The fourth part is named Akallabêth ("The Downfallen"). This is my favorite part, although it is quite short. Akallabêth is the story of the fall of the kingdom of Númenor after the Dúnedain are deceived by Sauron and attempt to attack the Undying Lands and the Valar (and that is why they started calling him Sauron the Deceiver later). Only a group of them, still faithful to the Valar, survive (those lead by Elendil, that Aragorn in Lord of the Rings is his descendant) and Númenor itself is completely destructed by the will of Eru Ilúvatar ("the One, Father of All"). The theme partly resembles the story of destruction of Atlantis. Interestingly, the Quenya form of Akallabêth is Atalantë.

The final part of the book, Of the Rings of Power and the Third Age, tells the story of the making of the rings of power (and the most noticeable among them, The One Ring) and the events that lead to the events of Lord of the Rings, as well as a short narration of Lord of the Rings itself, in Silmarillion style. The book ends with the Eldar's leaving of the Middle-earth and the beginning of a new age for men.

Final words: I strongly recommend reading The Silmarillion for anyone who likes fantasy. Especially, if you have already read Lord of the Rings, reading The Silmarillion would increase the joy of the reading of both of the books.

Sunday, November 19, 2006

New Experiences

I've been having new exciting experiences during the last few days. I finally moved to (GNU/)Linux and my transition process was amazingly painless. As a programmer, I find the new environment more convenient --everything is simply more natural. The speed of the PC is better. No more annoying lags and pauses. Although my computer is quite well equipped, the system always lagged in Windows.

In Windows, I used Firefox as my web browser, and Thunderbird as my mail client. Both of them work the same way here, and these are two of my most frequently used programs. OpenOffice is quite satisfactory for my needs, and my favorite language, Python, is just here for me. I was also surprised to see that many Windows applications run very well in Linux under an emulator (such as WINE).

For those who are not familiar with Linux, Linux is by itself only a kernel, and together with the many parts obtained from the GNU project it becomes a complete operating system (many argue that GNU/Linux is a better name for the system, and I agree, but using this long name repeatedly is quite annoying). There are many ways to mix these parts together, so there are many Linux distributions. I use Ubuntu. As I had heard, and now actually experienced, Ubuntu is a good choice for new converts! It has a very convenient environment with a selection of well-maintained packages for everyday tasks. Ubuntu was surprisingly easy to install. The installation program did everything in a few easy steps and it even set up a dual boot system for me.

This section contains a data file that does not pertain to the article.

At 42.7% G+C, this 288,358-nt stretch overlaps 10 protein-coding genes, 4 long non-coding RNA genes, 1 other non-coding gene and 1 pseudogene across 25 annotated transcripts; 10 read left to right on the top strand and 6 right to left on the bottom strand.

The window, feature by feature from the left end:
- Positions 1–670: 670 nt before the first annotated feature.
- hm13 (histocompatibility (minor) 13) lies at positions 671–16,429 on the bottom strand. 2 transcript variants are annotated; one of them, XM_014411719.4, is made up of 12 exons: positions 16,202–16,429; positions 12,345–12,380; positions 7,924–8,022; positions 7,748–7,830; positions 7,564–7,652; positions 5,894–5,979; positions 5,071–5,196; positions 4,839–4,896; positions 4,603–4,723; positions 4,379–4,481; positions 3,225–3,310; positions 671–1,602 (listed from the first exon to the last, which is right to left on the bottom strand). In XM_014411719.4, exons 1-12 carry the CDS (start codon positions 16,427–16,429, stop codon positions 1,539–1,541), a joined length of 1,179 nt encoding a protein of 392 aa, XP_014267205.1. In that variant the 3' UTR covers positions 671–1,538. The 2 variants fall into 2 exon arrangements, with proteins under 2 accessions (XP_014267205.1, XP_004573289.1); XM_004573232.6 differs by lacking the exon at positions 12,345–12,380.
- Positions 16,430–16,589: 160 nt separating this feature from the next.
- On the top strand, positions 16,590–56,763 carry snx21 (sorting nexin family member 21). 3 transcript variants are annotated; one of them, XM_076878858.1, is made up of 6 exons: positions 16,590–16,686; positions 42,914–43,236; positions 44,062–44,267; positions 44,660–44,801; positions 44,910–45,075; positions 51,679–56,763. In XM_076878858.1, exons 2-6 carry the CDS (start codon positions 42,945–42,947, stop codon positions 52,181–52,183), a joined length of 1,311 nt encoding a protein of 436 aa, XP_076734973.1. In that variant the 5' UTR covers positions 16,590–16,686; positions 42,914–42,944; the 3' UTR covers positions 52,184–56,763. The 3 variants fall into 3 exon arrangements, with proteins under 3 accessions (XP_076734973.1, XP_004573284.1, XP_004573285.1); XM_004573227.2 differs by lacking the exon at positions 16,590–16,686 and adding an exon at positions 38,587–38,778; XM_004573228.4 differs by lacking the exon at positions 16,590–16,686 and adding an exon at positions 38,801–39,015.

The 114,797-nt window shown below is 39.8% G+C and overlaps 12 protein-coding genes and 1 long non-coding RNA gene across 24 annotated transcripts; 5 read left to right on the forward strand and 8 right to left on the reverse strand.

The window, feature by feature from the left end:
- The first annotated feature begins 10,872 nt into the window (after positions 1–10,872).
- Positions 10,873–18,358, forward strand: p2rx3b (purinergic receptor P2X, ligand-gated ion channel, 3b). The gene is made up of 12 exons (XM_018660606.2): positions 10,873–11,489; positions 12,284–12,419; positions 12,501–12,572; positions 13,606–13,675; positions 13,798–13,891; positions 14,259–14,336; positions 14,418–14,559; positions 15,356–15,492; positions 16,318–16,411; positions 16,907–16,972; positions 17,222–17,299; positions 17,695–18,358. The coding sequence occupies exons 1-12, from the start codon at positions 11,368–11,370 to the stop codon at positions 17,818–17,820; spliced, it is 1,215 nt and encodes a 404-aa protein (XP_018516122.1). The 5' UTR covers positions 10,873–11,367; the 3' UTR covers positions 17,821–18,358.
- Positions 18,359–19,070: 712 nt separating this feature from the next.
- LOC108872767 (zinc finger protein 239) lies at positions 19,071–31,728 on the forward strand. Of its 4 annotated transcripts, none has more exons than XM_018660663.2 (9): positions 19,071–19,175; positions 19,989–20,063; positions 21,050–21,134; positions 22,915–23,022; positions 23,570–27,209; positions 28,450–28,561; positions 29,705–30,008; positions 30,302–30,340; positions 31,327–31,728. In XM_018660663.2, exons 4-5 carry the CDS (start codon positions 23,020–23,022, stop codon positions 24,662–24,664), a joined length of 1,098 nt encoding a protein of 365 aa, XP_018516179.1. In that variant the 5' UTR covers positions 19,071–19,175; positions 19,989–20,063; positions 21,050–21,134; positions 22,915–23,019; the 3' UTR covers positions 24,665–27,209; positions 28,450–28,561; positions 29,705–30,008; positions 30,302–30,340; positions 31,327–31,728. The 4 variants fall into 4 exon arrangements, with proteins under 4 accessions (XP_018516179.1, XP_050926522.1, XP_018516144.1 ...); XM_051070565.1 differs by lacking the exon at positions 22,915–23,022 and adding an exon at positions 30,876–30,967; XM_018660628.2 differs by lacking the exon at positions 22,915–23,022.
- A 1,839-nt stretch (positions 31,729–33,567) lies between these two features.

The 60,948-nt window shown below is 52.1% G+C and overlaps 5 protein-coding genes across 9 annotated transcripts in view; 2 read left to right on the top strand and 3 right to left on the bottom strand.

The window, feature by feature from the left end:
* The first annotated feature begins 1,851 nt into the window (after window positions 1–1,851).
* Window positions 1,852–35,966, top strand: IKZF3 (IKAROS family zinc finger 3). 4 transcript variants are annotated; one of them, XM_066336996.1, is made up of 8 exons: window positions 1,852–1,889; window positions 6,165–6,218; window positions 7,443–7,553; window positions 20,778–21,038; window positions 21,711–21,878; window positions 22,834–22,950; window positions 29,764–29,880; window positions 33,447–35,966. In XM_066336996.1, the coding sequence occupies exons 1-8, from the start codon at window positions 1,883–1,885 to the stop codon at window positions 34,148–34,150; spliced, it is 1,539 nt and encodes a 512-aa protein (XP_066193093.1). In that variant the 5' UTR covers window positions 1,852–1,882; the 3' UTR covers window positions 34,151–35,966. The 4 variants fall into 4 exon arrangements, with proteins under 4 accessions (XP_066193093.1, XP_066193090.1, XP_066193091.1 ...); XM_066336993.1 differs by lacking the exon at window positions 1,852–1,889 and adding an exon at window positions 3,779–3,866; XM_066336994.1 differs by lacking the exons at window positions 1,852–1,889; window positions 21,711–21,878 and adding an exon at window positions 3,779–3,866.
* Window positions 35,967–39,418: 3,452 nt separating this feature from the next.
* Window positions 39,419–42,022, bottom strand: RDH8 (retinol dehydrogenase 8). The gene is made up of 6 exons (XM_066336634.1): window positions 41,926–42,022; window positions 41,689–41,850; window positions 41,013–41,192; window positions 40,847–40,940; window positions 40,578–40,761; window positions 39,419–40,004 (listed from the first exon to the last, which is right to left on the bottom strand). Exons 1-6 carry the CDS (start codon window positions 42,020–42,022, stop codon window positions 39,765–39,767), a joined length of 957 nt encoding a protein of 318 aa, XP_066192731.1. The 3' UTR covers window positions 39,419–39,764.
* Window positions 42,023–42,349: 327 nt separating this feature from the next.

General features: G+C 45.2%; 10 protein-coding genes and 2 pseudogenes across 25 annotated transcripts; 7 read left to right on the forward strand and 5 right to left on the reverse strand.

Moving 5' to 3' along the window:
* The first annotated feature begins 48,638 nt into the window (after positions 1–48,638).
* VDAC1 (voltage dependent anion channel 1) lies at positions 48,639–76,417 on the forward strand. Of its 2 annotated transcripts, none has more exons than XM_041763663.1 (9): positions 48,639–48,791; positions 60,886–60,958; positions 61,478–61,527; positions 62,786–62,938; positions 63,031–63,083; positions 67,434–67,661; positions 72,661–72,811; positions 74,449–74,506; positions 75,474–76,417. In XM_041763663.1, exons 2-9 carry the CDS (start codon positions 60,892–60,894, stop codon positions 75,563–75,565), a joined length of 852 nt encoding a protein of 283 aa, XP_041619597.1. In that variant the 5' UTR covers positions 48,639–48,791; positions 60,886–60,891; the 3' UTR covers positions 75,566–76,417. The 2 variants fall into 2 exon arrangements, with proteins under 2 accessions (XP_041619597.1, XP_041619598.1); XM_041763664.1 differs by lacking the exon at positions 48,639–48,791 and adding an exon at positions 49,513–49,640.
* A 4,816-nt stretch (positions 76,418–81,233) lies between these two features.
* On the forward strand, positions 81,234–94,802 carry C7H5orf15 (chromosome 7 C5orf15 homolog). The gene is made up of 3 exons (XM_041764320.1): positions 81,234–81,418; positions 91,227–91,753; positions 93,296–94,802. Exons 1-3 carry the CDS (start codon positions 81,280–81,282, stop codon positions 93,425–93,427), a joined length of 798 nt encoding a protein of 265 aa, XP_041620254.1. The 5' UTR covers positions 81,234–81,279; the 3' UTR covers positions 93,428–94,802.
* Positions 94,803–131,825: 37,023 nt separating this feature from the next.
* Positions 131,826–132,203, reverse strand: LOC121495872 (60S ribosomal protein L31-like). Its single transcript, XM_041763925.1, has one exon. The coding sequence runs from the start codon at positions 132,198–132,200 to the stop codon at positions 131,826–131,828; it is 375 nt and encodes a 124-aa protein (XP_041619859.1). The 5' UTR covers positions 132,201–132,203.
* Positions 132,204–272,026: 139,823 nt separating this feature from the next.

With the new ADSL Internet connection, now I have a system of my dreams. I had always dreamed of having a Unix system with a direct Internet connection from a local network and that is what I actually have now. Linux is a complete Unix-like system, with much more than Unix itself, and the ADSL modem/router, in fact, gives me a network with a direct Internet connection. It is just like in the books --pretty exciting!

Wednesday, November 15, 2006

The Azhi, the Blacksmith, and the King

We read the story of Kaveh the blacksmith, Zahhak the Azhi, and Jamshid and Fereydun, the two most praised kings of the ancient world (in Iranian mythology).

In Iranian mythology, Jam is the greatest king ever. He is both a king and a priest of Ahura Mazda. He teaches people how to use metals and many other materials, he teaches them how to build houses, he teaches them how to make perfumes and wine, how to mine jewelry, how to sail in the seas and much more. He orders the society and divides people into four classes: the priests, the warriors, the farmers, and the artisans. All the creatures in the world come under his rule. One day, when he is sitting on his throne the divs who serve him raise his throne and as he flies into the sky all his people see him shining brightly and after that he is called Jamshid (shid means "light" in Persian). That day, which was the first day of Spring, was then called Norooz ("new day") and it became the most important celebration of the people. Iranians, and some other nations of the Greater Iran, still celebrate Norooz as their most important celebration --the celebration of the beginning of the new year.

Jamshid had a cup (called Jām-e Jam, "Jam's Cup"), filled with the elixir of immortality, in which he could see everything in the universe. Jamshid's Cup is an important symbol in Persian literature.

Jamshid ruled the world for over three centuries, and during that time there was neither disease nor death in the world, but he was finally corrupted by his pride and hence the Farr (the imperial glory Ahura Mazda gives someone to rule the people) departed from him and so Jamshid fell to Zahhak and was later cut in two and killed by him.

The description of Zahhak (originally Aži Dahāka) slightly differs in the different sources we have, i.e. Avesta and post-Avestan older texts, and Shahnameh. In Avesta, Aži Dahāka is the greatest of the Ažis (dragons) "with three mouths, six eyes, and three heads" (presumably meaning three heads with one mouth and two eyes each). He is demonic although his other characteristics match those of a human being. Shahnameh, and many post-Avestan texts, identify him as an Arab (or at least of Semitic origin) who becomes under influence of Ahriman. He gains kingly rule after the fall of Jamshid, and although he leads the world a thousand years of misery, his reign was ultimately good since had he not become the king, the rule would have been taken by the immortal demon Xešm, and so evil would have ruled upon earth until the end of the world.